Note: This is Part 1 of a two-part series. Read Part 2
With thousands of informative articles bouncing around the Internet and billions of dollars worth of transactions occurring daily, cryptocurrencies seem poised to overtake our traditional ideas of money. But while cryptocurrency use is increasing, there remain a lot of unanswered questions about these ersatz spondulicks.
Foremost among them are: What exactly is a cryptocurrency, where did it come from, is it a going concern and, of interest to most people, how can I get a piece of the action?
What is a cryptocurrency?
Let’s begin with the example of a single U.S. dollar and how it works. A dollar is made of paper, oddly, the same material as toilet tissue. A dollar is a medium of exchange that one can give to a vendor in exchange for a good or service. The dollar is honored, or backed, by a central governing authority, in our case, the Federal Reserve (“The Fed”), which is not actually federal or really a bank, but that’s another story.
The Fed is a private institution and it backs each dollar with well … nothing. It does use a ledger to keep track of the total amount of dollars in circulation, but that’s about it. A dollar is backed by faith. As our money says, “In God” as well as in this private federal institution “we trust.”
In the past, each dollar was backed by actual physical gold (a dollar was worth so much physical gold) — we called this being on the “gold standard.” We no longer follow the gold standard. Instead each dollar is backed by the good faith of the Federal Government via the Fed — that unaccountable private institution that has enough “toilet paper” for everyone, and can print more as needed. Laying it out this way may be a bit coarse, but it’s the truth.
The unfortunate aspect of trusting in a government to back your money is that sometimes governments aren’t trustworthy. They can devalue your money by printing more of it or, if they feel so inclined, just take your money via taxes, fines, and any number of devious manners.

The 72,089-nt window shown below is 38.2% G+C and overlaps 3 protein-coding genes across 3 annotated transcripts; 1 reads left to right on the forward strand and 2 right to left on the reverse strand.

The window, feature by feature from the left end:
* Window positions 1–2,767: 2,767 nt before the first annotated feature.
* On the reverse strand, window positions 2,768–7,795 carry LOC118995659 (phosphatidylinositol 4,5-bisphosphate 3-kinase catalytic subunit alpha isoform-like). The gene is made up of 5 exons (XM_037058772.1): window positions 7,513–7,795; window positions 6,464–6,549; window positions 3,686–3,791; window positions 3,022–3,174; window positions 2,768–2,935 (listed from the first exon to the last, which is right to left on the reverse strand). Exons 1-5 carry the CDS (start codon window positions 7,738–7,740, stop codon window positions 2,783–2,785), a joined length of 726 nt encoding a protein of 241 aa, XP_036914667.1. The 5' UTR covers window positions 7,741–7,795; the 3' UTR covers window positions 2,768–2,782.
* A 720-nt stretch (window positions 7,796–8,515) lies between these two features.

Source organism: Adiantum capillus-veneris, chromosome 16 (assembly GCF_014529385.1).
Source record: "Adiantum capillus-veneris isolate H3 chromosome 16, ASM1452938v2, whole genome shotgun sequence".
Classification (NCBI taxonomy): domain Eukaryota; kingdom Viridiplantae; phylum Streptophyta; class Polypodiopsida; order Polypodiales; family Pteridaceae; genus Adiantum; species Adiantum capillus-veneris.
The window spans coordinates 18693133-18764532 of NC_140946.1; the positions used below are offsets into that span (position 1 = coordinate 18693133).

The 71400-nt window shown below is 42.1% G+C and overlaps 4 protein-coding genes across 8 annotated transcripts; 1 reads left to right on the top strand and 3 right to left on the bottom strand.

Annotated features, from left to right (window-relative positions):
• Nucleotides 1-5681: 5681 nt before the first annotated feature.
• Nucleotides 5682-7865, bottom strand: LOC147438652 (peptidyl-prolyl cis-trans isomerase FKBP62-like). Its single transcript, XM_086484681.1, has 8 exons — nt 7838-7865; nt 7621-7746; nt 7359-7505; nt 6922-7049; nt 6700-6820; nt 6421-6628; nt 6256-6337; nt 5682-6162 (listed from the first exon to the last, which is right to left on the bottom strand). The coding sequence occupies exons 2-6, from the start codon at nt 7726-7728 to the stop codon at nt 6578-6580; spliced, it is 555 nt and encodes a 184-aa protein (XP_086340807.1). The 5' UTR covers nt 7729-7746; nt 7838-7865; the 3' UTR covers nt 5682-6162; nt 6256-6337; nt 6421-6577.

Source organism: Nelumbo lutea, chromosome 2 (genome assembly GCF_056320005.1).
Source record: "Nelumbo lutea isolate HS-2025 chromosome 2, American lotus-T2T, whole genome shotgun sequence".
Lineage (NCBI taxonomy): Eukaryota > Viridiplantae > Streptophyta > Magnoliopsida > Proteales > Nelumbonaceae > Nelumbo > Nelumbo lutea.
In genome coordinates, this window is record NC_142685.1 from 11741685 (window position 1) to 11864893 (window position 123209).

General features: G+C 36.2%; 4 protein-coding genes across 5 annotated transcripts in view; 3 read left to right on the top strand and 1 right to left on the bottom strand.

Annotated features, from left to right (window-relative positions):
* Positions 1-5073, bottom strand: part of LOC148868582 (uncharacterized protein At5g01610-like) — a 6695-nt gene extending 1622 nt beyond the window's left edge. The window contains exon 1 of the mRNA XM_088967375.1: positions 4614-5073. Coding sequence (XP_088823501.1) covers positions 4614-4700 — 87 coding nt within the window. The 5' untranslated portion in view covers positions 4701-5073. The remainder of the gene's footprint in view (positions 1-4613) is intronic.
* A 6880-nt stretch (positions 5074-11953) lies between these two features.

Cryptocurrencies do not rely on a central bank like the Fed, or on any other government entity, to maintain value. Instead they place their faith in millions of individuals and their computers. Instead of a bank keeping a ledger of your money, the ledger is spread throughout the world in this shared database secured by cryptography. This worldwide ledger keeps track of all the comings and goings of all the transactions for that currency.
In short, cryptocurrency is just a network of peers with all the recorded transactions in a database, sitting on each peer’s computer. Because each peer has the entire history of transactions and thus the balance of every account, cryptocurrency cannot be devalued or counterfeited. If one were to attempt to do so, every other peer would notice the transaction is not right and kick the failed machine off, much like typing in the wrong PIN on your ATM — it will eventually eat your card.
Why it works
This database of confirmed and irrefutable transactions is called the blockchain. A transaction is immediate, and known to the entire network, and must be confirmed. The confirmation process is done by a “miner” solving a crypto-puzzle and writing the transaction to the blockchain.